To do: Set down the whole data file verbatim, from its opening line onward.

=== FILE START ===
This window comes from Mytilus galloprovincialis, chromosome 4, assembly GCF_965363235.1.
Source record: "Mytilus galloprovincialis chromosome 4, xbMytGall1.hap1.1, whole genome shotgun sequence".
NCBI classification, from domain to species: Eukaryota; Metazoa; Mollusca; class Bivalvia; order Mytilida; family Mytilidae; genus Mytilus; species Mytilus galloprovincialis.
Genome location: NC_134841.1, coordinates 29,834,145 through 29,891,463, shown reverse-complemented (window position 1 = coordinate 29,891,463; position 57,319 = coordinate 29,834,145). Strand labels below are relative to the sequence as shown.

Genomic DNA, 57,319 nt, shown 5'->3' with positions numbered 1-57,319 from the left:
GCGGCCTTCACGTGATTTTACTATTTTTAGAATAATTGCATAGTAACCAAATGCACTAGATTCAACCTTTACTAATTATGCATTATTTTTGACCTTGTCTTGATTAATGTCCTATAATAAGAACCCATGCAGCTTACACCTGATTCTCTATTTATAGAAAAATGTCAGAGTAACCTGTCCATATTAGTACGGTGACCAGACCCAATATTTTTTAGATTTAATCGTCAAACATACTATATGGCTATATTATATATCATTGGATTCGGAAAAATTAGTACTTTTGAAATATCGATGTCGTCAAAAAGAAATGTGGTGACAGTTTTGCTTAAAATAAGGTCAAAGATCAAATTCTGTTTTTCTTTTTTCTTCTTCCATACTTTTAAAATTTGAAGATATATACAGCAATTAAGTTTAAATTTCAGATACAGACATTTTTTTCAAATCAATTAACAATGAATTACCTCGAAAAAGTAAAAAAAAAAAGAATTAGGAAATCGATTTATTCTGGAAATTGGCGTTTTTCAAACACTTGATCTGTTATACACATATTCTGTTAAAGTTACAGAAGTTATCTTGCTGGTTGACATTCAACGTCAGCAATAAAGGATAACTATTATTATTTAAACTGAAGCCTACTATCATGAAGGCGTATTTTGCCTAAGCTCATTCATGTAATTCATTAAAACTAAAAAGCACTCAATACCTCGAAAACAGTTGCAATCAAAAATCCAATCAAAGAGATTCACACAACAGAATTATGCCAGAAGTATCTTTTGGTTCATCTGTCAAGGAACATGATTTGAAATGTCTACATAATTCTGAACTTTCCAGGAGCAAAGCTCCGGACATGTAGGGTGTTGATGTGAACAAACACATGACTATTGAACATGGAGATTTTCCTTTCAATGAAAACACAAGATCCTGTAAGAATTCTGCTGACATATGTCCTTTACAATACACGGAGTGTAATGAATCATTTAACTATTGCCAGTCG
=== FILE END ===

This window comes from Mytilus galloprovincialis, chromosome 4, assembly GCF_965363235.1.
Source record: "Mytilus galloprovincialis chromosome 4, xbMytGall1.hap1.1, whole genome shotgun sequence".
NCBI classification, from domain to species: Eukaryota; Metazoa; Mollusca; class Bivalvia; order Mytilida; family Mytilidae; genus Mytilus; species Mytilus galloprovincialis.
Genome location: NC_134841.1, coordinates 29,834,145 through 29,891,463, shown reverse-complemented (window position 1 = coordinate 29,891,463; position 57,319 = coordinate 29,834,145). Strand labels below are relative to the sequence as shown.

Genomic DNA, 57,319 nt, shown 5'->3' with positions numbered 1-57,319 from the left:
GCGGCCTTCACGTGATTTTACTATTTTTAGAATAATTGCATAGTAACCAAATGCACTAGATTCAACCTTTACTAATTATGCATTATTTTTGACCTTGTCTTGATTAATGTCCTATAATAAGAACCCATGCAGCTTACACCTGATTCTCTATTTATAGAAAAATGTCAGAGTAACCTGTCCATATTAGTACGGTGACCAGACCCAATATTTTTTAGATTTAATCGTCAAACATACTATATGGCTATATTATATATCATTGGATTCGGAAAAATTAGTACTTTTGAAATATCGATGTCGTCAAAAAGAAATGTGGTGACAGTTTTGCTTAAAATAAGGTCAAAGATCAAATTCTGTTTTTCTTTTTTCTTCTTCCATACTTTTAAAATTTGAAGATATATACAGCAATTAAGTTTAAATTTCAGATACAGACATTTTTTTCAAATCAATTAACAATGAATTACCTCGAAAAAGTAAAAAAAAAAAGAATTAGGAAATCGATTTATTCTGGAAATTGGCGTTTTTCAAACACTTGATCTGTTATACACATATTCTGTTAAAGTTACAGAAGTTATCTTGCTGGTTGACATTCAACGTCAGCAATAAAGGATAACTATTATTATTTAAACTGAAGCCTACTATCATGAAGGCGTATTTTGCCTAAGCTCATTCATGTAATTCATTAAAACTAAAAAGCACTCAATACCTCGAAAACAGTTGCAATCAAAAATCCAATCAAAGAGATTCACACAACAGAATTATGCCAGAAGTATCTTTTGGTTCATCTGTCAAGGAACATGATTTGAAATGTCTACATAATTCTGAACTTTCCAGGAGCAAAGCTCCGGACATGTAGGGTGTTGATGTGAACAAACACATGACTATTGAACATGGAGATTTTCCTTTCAATGAAAACACAAGATCCTGTAAGAATTCTGCTGACATATGTCCTTTACAATACACGGAGTGTAATGAATCATTTAACTATTGCCAGTCG